Verisign this morning confirmed yesterday’s reports that the .gov top-level domain went down for some internet users due to a DNSSEC problem, which it said was related to an algorithm change.
In a posting to various mailing lists, Verisign principal engineer Duane Wessels said:
On the morning of August 14, a relatively small number of networks may have experienced an operational disruption related to the signing of the .gov zone. In preparation for a previously announced algorithm rollover, a software defect resulted in publishing the .gov zone signed only with DNSSEC algorithm 8 keys rather than with both algorithm 7 and 8. As a result .gov name resolution may have failed for validating recursive name servers. Upon discovery of the issue, Verisign took prompt action to restore the valid zone.
Verisign plans to proceed with the previously announced .gov algorithm rollover at the end of the month with the zone being signed with both algorithms for a period of approximately 10 days.
This clarifies that the problem was slightly different to what had been assumed yesterday.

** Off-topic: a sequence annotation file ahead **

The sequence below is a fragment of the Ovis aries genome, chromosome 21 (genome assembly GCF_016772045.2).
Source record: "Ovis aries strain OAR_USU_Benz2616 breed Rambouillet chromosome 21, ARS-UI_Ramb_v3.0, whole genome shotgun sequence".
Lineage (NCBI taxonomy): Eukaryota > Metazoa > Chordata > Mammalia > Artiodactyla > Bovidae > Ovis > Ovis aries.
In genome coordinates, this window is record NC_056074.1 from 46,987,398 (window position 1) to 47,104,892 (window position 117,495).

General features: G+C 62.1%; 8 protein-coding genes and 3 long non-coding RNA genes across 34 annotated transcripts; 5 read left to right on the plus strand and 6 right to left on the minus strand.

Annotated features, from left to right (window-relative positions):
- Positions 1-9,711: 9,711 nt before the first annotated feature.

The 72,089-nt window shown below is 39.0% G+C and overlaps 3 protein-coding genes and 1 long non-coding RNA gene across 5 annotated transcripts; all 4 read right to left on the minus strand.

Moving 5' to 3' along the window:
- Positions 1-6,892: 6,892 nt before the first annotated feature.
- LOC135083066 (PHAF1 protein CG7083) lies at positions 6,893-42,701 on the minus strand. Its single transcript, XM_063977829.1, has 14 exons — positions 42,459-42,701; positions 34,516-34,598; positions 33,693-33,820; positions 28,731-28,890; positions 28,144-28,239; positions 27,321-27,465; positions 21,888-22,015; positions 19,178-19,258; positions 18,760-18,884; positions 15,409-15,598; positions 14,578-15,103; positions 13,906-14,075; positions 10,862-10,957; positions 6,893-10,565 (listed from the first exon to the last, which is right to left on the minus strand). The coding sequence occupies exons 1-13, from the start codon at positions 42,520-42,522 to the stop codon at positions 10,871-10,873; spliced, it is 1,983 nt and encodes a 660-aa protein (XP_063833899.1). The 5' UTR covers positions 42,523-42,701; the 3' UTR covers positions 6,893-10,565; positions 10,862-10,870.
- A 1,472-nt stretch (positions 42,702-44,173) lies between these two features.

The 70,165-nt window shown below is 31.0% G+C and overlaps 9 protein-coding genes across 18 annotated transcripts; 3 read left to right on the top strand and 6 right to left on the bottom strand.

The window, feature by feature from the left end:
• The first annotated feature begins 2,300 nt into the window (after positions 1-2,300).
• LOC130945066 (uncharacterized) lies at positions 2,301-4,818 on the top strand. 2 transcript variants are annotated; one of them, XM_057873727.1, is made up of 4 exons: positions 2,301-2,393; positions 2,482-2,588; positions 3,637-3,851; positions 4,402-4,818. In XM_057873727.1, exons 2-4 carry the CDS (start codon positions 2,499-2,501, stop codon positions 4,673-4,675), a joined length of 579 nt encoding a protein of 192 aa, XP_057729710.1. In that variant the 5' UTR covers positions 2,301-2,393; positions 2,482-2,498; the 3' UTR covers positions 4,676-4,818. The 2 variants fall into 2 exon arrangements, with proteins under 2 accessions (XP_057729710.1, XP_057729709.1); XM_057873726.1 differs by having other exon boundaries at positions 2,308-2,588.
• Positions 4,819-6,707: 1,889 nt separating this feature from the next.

It was related to change of the cryptographic algorithm used to create .gov’s DNSSEC keys, a relatively rare event, rather than a scheduled key rollover, which is a rather more frequent occurrence.
The problem would only have made .gov domains (and consequently web sites, email, etc) inaccessible for users of networks where DNSSEC validation is strictly enforced, which is quite small.
The US ISP with the strongest support for DNSSEC is Comcast. Since turning on its validators it has reported dozens of instances of DNSSEC failing — mostly in second-level .gov domains, where DNSSEC is mandated by US policy.
On two other occasions Comcast has blogged about the whole .gov TLD failing DNSSEC validation due to problems keeping keys up to date.
The general problem is widespread enough, and the impact severe enough, that Comcast has had to create an entirely new technology to prevent borked key rollovers making web sites go dark for its customers.
Called Negative Trust Anchors, it’s basically a Band-Aid that allows the ISP to deliberately ignore DNSSEC on a given domain while it waits for that domain’s owner to sort out its key problem.
The technology was created following the widely reported nasa.gov outage last year.
It’s really little wonder that so few organizations are interested in deploying DNSSEC today.
Yesterday’s .gov problem may have been minor, lasting only an hour or two, but had the affected TLD been .com, and had DNSSEC deployment been more widespread, everyone on the planet would have noticed.
Under ICANN contract, DNSSEC is mandatory for new gTLDs at the top level, but not the second level.